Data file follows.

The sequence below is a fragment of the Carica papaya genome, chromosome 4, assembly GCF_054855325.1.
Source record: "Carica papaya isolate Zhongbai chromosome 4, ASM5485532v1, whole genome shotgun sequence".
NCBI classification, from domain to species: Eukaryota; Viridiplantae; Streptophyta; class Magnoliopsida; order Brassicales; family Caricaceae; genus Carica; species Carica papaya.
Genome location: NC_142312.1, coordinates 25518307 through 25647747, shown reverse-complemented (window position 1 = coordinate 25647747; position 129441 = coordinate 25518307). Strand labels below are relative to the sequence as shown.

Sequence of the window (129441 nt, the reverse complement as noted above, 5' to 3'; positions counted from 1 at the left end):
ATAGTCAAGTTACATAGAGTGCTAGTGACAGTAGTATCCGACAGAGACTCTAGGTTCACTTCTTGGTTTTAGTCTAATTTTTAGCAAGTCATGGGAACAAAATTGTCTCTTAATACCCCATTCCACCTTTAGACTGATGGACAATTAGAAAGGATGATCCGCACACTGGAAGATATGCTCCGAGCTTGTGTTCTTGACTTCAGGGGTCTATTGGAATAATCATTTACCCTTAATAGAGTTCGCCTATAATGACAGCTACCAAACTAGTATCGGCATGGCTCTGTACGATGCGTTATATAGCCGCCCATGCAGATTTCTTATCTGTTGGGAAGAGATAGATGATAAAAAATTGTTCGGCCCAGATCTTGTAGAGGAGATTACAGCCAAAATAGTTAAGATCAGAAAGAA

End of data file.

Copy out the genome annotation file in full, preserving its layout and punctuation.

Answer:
The sequence below is a fragment of the Carica papaya genome, chromosome 4, assembly GCF_054855325.1.
Source record: "Carica papaya isolate Zhongbai chromosome 4, ASM5485532v1, whole genome shotgun sequence".
NCBI classification, from domain to species: Eukaryota; Viridiplantae; Streptophyta; class Magnoliopsida; order Brassicales; family Caricaceae; genus Carica; species Carica papaya.
Genome location: NC_142312.1, coordinates 25518307 through 25647747, shown reverse-complemented (window position 1 = coordinate 25647747; position 129441 = coordinate 25518307). Strand labels below are relative to the sequence as shown.

Sequence of the window (129441 nt, the reverse complement as noted above, 5' to 3'; positions counted from 1 at the left end):
ATAGTCAAGTTACATAGAGTGCTAGTGACAGTAGTATCCGACAGAGACTCTAGGTTCACTTCTTGGTTTTAGTCTAATTTTTAGCAAGTCATGGGAACAAAATTGTCTCTTAATACCCCATTCCACCTTTAGACTGATGGACAATTAGAAAGGATGATCCGCACACTGGAAGATATGCTCCGAGCTTGTGTTCTTGACTTCAGGGGTCTATTGGAATAATCATTTACCCTTAATAGAGTTCGCCTATAATGACAGCTACCAAACTAGTATCGGCATGGCTCTGTACGATGCGTTATATAGCCGCCCATGCAGATTTCTTATCTGTTGGGAAGAGATAGATGATAAAAAATTGTTCGGCCCAGATCTTGTAGAGGAGATTACAGCCAAAATAGTTAAGATCAGAAAGAA